Stability and Change in Revolutionary Pennsylvania: Banking Politics and Social Structure

by George David Rappaport
The Pennsylvania State University Press, 1996 (276 pages, cloth, $37.50)

Were Americans uniquely disposed to the attractions of free-market capitalism from their national beginnings? Did Pennsylvania and the mid-Atlantic share, in particular, a “speculative, competitive and profit-oriented social environment” as some historians conclude? Alexis de Tocqueville (1805-1859), whose searching commentaries have helped America understand itself, affirmed this and declared that Americans were born free. On the other hand, George David Rappaport, professor of history at Wagner College argues in Stability and Change in Revolutionary Pennsylvania: Banking Politics and Social Structure that economic relations often remained traditional and reciprocal long after the processes and competitive mentality of capitalism had appeared. Eighteenth­-century Pennsylvania lacked a market economy that maxi­mized efficiency and profit. At the top, he says, Philadelphia’s merchants did business in an inefficient and widely dispersed economic system that relied on family and friends, and was oriented to enjoying one’s leisure and maintaining one’s place in the community. Artisans and shopkeepers, supported by apprentices and other dependents, often fabricated goods only on request. Most farmers, likewise, planted largely to sustain themselves and their employees, and generally had little interest in new market opportunities. In 1781, the Bank of North America was authorized by the Continental Congress as a quasi-public corporation, and the Pennsylvania Assembly granted it a charter. When it became apparent that the Congress would be unable to repay money the bank had advanced, the government surrendered its stock. Now privatized, the bank was seen by many as a monopoly of the rich, a threat to equality and economic democracy. The artisans, farmers and merchants – many of whom supported the more radical, and democratic state constitution of 1776 – feared the fragmentation and impersonalization of social and economic relations and became diehard opponents of the bank. Consequently, the charter was repealed by the Assembly in 1785, only to be re­enacted by a more conservative majority in 1786. In Stability and Change in Revolutionary Pennsylvania, Rappaport analyzes the social structures that influenced and restrained historical development, then shows how the bank, representing as it did an emerging capitalism, met continual resistance, even through the nineteenth century.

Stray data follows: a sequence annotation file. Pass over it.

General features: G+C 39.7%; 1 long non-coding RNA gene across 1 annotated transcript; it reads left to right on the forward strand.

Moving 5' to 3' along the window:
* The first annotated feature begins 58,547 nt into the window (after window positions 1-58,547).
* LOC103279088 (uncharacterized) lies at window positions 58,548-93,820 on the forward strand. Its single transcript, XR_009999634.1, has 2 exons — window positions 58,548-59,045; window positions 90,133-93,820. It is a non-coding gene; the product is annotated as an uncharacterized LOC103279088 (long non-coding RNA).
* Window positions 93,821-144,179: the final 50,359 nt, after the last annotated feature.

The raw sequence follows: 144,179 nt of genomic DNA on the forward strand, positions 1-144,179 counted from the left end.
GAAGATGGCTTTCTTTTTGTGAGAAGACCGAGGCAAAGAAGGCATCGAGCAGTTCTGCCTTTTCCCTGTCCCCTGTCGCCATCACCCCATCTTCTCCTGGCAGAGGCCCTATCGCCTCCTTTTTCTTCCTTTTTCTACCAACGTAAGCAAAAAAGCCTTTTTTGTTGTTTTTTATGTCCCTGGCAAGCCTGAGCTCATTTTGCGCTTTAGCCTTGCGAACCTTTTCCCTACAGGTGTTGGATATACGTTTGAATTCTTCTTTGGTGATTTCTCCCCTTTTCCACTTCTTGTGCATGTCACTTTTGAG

Pittsburgh Surveyed: Social Science and Social Reform in the Early Twentieth Century

edited by Maurine W. Greenwald and Margo Anderson
University of Pittsburgh Press, 1996 (292 pages, cloth, $49.95; paper, $22.95)

When the Pittsburgh Survey published its study between 1909 and 1914 of the condition of the working class and the urban environment of greater Pittsburgh and presented a plat­form for social and moral betterment, business and the press protested. Looking back over decades of the welfare state, Pittsburgh Surveyed: Social Science and Social Reform in the Early Twentieth Century, edited by Maurine W. Greenwald and Margo Anderson, presents thirteen new and scholarly essays on this landmark of the Progressive movement. In the words of the editors, “The Pittsburgh Survey … captured the problems and way of life … so dramatically that Pittsburgh and Homestead became symbols of urban industrial problems for the society as a whole.” Led by Paul Kellogg and sponsored by the Russell Sage Foundation of New York, the Survey was conducted in 1907 and 1908 by dozens of researchers from New York and Pittsburgh who “presented their dramatic and sometimes scan­dalous results in speeches, magazine articles, a traveling exhibition, and finally six large volumes of research reports” which revealed “an exploited labor force, a degraded physical environment, and corrupt civic institutions.” According to essayist Stephen R. Cohen, several Survey authors – Kellogg, Margaret Byington, John Fitch, Crystal Eastman, and Elizabeth Butler – looked beyond collective bargaining to “industrial democracy,” by which workers would share control of both production and capital resources. Replacing the dictates of the labor market, the Survey introduced “a profoundly new stan­dard for the steelmasters to meet: to pay their workers enough to support a family.” “The Pittsburgh Survey placed the family at the center of the reformist political agenda,” says essayist S. J. Kleiberg. “Its assumptions about family relationships and proper family roles set the stage for much of the welfare and protective legislation of the twentieth century.” A dignified life, by middle-class standards, and the time and energy for family, especially among families of unskilled working men, required an end to long hours and low pay, competition from child and even immigrant labor, and an end to the need for the family to take in boarders. The Survey has also left us poignant visual images of the harshness of industrial life and the strength of working people, as portrayed in the drawings of Joseph Stella and the photographs of Lewis W. Hine.